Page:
Can you imagine a scenario where commercial truck traffic comes to a complete halt? Whether it be from an elevated threat level, natural disaster, or pandemic - history has shown us the consequences that can result from a major disruption in the flow of commercial vehicles. The American Trucking Association (ATA) released a case study citing the impediment of truck travel following the 9/11 terrorist attacks. The result of delays at the Canadian border crossings effectively shut down several auto manufacturing plants in Michigan because just-in-time parts could not be delivered. The economic costs to these companies was enormous. That is just one clear example of the stress that can accrue in the face of halting commercial truck traffic - and the list goes on.
The ATA researched several key consumer industries to quantify the potential consequences of restricting or halting truck traffic in response to an emergency. They go on to say, “Although in the face of an elevated threat level, a terrorist attack, or a pandemic, halting truck traffic may appear to be the best defense, but it actually puts citizens at risk. Officials at every level of government must recognize that a decision to halt or severely curb truck traffic will produce unintended health and economic consequences not only for the community they seek to protect, but for the entire nation.”
Americans purchase billions of dollars of groceries every single day. Most of these goods are brought to market through daily deliveries from commercial truck vehicles. Following a ban on truck traffic, significant shortages will occur in as little as three days, especially for perishable items. Americans drink more than one billion glasses of tap water per day. With the halt in delivery of water purification chemicals, clean drinking water supplies will start to run dry within two to four weeks.
Both consumers and healthcare providers rely on the regular delivery of supplies and medications to pharmacies, hospitals, and nursing homes. Commercial trucks deliver nearly all of these supplies. Without the ability to transport these materials, patient care within the stoppage zone will immediately be jeopardized. Hospitals, pharmacies, and nursing homes will also exhaust food supplies, radiopharmaceuticals, and oxygen within the first week of the stoppage.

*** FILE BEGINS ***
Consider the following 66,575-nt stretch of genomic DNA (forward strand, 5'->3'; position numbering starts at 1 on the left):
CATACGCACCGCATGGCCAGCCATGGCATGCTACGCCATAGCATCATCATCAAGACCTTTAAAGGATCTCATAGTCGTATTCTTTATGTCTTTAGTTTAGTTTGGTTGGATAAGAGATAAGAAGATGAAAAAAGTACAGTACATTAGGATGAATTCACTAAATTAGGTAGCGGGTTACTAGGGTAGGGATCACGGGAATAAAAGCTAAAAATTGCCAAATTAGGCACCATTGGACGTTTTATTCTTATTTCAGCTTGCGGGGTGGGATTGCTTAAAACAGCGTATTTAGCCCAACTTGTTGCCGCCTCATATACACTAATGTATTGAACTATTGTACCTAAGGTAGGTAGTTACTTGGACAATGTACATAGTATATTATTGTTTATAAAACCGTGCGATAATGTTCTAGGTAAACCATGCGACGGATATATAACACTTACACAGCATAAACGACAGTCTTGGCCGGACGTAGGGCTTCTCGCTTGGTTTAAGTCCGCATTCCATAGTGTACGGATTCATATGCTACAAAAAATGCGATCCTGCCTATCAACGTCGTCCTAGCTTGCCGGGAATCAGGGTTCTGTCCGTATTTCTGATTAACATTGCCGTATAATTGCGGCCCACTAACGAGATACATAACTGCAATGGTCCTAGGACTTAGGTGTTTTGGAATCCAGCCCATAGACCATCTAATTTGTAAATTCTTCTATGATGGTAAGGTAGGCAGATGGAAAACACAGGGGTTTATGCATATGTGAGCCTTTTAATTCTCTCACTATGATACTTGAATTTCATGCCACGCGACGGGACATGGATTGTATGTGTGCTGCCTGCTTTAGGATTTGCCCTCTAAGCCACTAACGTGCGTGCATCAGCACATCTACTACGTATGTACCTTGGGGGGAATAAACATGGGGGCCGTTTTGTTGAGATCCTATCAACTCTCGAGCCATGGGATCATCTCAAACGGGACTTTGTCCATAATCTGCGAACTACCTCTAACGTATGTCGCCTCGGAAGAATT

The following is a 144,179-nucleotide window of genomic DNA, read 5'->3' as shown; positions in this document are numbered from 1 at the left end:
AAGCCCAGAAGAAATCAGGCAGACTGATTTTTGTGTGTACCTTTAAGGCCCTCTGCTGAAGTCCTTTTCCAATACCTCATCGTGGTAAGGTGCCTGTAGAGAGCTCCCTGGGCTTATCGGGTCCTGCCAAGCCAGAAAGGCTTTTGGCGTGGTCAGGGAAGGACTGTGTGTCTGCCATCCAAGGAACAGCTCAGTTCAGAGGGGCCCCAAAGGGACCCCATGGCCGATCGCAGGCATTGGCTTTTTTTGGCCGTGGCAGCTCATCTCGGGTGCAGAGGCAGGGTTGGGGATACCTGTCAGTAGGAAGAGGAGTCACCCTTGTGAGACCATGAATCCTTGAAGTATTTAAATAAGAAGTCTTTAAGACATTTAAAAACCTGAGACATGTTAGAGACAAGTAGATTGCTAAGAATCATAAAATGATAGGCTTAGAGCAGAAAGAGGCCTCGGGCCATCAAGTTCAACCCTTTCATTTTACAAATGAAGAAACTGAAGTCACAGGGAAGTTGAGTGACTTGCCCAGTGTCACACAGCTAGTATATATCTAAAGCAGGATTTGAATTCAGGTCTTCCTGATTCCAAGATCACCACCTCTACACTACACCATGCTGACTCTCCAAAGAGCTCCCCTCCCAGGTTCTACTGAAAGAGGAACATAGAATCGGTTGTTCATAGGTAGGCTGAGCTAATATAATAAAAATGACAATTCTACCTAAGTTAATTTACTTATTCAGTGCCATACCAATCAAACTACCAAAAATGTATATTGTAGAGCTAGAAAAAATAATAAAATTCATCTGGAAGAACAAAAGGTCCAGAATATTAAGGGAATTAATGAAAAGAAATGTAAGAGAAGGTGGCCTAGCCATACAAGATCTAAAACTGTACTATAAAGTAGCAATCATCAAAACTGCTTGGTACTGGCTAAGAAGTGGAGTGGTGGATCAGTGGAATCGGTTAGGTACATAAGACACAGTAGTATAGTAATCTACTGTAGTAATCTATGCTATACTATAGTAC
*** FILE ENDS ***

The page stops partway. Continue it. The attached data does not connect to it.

The impact of a commercial truck halt would not be limited to highway transportation, but would affect all modes of transit. Trucks transport nearly all of the cargo and fuel to rail terminals, maritime ports, and airports. Service station’s fuel supplies will start to run out within two days. This will clearly disrupt the economic activity within the affected zone - this includes a halt in automobile travel, causing labor shortages and posing a severe limitation on public service vehicles.
According to the Environmental Protection Agency, Americans generate more than 236 million tons of municipal waste annually. Within a few days of a truck stoppage, garbage will literally start to pileup, posing serious environmental and health consequences.
With many manufacturers making the major shift to just-in-time manufacturing, any disruptions in the supply chain can cause major problems. Assembly lines will be shut down within hours of a major truck stoppage. This will lead to serious economic issues, putting thousands of employees out of work.
Banking and Finance
Trucks play an essential role in the transportation of hard copies of financial documents and currency. The disruption of deliveries to banks and ATMs will effectively paralyze the banking industry, immediately causing problems to both consumers and businesses.
Conclusion: Education is Key
Members of the trucking industry must educate local, state, and federal government officials to the dire consequences of a truck stoppage. We must urge government at all levels to develop contingency and action plans to isolate and respond to these potential threats without putting a freeze on commercial truck travel. Read the full whitepaper from ATA for more information.